Gonsalves announced the date for gnereal elections at a ULP rally in Calliaqua on Sunday.
The party’s proposals
The Green Party, which released a manifesto earlier this year, is proposing to build a university in SVG.
O’Neal said that during its two terms in office, the ULP built a prison rather than a university.
“They built three new police stations and not even one factory. You see, the focus is wrong,” O’Neal said.
The aspiring Members of Parliament will also relook the country’s foreign relations and the agreement regarding developers in the grenadine island of Mustique and Canouan, saying this will earn the country at least EC$400 million (US$148.15 million) annually.
“What we have for you is revenue creation, job creation, we talk about building factories, we talk about building a canning factory for fish,” O’Neal said.
“The Taiwanese are the world leaders in manufacturing and they’ve been here 30 years … and they have no built one factory. If they had some love for us, they would have built at least one factory here,” he added.
He further said that Taiwanese fishing vessels flying the Vincentian flag are violating fishing laws and offload their catch in Trinidad to avoid the government in Kingstown.
“Not only that, what they are doing, they are building a dependency culture in this country …. We always have to beg them for money. The Taiwanese are very corrupt people. They are running a social engineering programme in this country so that we always have to go to them for a few dollars and that is bad,” O’Neal further said.
The Green Party will also focus on agriculture and agro-processing and pursue markets for the country’s agricultural produce and strengthen the rural economy.
“We have to have some proper [mechanism] for the farmers and we are asking the farmers to be focusing and vote Green Party for the betterment of this country,” Ras Bongo Shines said.
“Build a strong rural economy and our country is strong,” O’Neal further said.
The party also identified a need for a halfway home for destitute Vincentians.
“Our society is judged by the way we look after the disabled and the disadvantaged and I am saying it is immoral and wicked to give the rich in Mustique and Canouan and the Taiwanese so much preferential treatment here and we can’t even look after the disabled and the disadvantaged properly. Terrible!” O’Neal said.
Candidates and the campaign
“We are making very good progress,” O’Neal said of the party’s preparation for the Dec. 13 polls.
“The most important thing is that we have to register the 15 candidates for [November] 26th and we have to make sure that we have that in place. And once we have that in place, then we could come with the policy. But, right now, we are looking at registering all the candidates,” he said.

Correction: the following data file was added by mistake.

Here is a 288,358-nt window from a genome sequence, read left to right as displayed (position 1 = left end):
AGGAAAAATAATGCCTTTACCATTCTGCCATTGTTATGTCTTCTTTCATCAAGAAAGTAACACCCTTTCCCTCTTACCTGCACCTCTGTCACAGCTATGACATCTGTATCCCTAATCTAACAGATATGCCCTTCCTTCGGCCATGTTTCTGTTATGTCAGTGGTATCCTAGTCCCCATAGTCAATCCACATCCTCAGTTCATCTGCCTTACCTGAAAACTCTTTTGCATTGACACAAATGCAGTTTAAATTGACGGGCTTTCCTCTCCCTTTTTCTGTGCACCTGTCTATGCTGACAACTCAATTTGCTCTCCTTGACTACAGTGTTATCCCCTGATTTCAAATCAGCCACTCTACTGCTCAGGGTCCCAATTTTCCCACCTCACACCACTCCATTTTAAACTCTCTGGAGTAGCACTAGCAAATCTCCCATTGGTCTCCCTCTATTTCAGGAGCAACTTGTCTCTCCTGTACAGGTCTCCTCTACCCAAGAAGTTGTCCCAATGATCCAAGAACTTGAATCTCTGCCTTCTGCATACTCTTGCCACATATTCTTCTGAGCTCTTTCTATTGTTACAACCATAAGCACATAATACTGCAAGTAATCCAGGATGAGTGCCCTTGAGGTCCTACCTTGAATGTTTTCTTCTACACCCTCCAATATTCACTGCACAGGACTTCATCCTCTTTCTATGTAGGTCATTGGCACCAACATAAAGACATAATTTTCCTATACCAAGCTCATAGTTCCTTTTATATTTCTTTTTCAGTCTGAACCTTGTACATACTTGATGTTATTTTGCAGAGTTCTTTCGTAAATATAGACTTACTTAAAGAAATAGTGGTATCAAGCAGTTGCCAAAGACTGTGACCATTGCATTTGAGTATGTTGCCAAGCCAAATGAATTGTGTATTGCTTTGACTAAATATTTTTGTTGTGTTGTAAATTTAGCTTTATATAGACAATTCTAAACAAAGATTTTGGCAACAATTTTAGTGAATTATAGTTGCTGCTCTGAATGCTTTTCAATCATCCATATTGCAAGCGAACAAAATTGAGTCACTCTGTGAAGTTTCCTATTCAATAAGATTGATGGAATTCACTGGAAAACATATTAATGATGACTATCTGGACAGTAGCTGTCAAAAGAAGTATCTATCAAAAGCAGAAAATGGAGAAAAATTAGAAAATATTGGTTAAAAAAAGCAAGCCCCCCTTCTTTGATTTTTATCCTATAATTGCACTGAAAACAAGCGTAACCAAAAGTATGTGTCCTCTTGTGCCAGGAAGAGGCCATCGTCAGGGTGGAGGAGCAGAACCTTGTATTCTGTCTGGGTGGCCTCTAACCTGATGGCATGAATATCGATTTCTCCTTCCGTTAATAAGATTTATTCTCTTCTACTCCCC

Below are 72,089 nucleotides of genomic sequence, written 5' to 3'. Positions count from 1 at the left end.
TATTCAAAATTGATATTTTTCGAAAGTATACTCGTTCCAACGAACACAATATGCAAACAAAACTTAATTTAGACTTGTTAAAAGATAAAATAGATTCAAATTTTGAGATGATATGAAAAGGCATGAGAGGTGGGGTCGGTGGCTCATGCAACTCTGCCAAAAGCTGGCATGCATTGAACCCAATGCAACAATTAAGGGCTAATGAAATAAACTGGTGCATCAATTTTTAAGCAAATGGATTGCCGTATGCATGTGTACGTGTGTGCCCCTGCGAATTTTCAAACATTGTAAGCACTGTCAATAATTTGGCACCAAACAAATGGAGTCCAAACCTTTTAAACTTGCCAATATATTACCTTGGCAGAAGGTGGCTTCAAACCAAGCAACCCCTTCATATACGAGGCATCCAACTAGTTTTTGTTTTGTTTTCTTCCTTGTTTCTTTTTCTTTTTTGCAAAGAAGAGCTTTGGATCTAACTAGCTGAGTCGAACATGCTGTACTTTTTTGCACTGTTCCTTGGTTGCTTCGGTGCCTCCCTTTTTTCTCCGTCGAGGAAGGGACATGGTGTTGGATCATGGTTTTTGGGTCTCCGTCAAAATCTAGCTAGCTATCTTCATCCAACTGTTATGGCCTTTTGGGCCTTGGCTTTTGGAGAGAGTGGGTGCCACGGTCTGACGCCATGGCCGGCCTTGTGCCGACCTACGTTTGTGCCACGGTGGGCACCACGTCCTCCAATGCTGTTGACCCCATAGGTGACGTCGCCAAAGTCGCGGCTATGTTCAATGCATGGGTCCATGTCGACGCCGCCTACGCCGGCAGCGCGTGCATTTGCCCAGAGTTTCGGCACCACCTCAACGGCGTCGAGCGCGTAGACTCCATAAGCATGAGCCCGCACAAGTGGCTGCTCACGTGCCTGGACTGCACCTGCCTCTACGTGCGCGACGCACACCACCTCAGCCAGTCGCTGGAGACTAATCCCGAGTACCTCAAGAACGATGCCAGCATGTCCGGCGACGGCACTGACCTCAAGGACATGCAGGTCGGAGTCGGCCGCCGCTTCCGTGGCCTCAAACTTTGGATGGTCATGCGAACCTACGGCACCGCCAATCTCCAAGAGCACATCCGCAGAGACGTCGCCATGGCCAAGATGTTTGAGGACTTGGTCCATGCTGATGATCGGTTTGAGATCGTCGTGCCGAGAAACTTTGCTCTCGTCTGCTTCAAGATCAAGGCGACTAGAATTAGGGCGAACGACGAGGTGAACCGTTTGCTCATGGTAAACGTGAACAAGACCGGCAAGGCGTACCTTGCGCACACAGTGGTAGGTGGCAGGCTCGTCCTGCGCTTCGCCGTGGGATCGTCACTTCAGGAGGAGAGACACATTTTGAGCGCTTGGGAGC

O’Neal said that the party have identified all 15 candidates but added, “We are not going to name them this morning. Wait until they are registered.”
Ras Bongo-Shines said that they are “working in the public, we working in secret”.
“It is very important. Not everything yo’ will expose because it aint good to beat up yo’ chest and next thing yo’ be defeated,” he said, adding that some candidates where state employees.
“We are not following the status quo of the two big parties in the way they conduct the election,” O’Neal said of his party’s campaign strategy.
They are focusing on house to house campaign and “candidate meetings”.
“It’s very important that the candidates meet together and map out the policies. But I want to say, up to this point in time, the ULP and the NDP, they have not have presented to this country their manifesto. So, where is the plan?” he said.
O’Neal said there was no difference between Gonsalves and Sir James Mitchell, who was Prime Minister from 1984 to 2000.
He said he broke ranks with the ULP after the meeting between Gonsalves and the Mitchell on the heel of the ULP-led “Roadblock Revolution”, political unrest that shut down the country’s capital in April 2000.
Gonsalves and Mitchell agreed to early elections during the now famous walk on Grand Anse beach in Grenada.
Both leaders have remained tight-lipped about what they discussed during that stroll.
“I thought someone would have been there. Basically, they had their meeting and only the two of them decide and up to now we don’t know what happened. In my opinion, there is no difference between Sir James and Ralph Gonsalves,” O’Neal said.
He further said that former SVG Green Party General Secretary and co-founder Ordan O. Graham was no longer in SVG.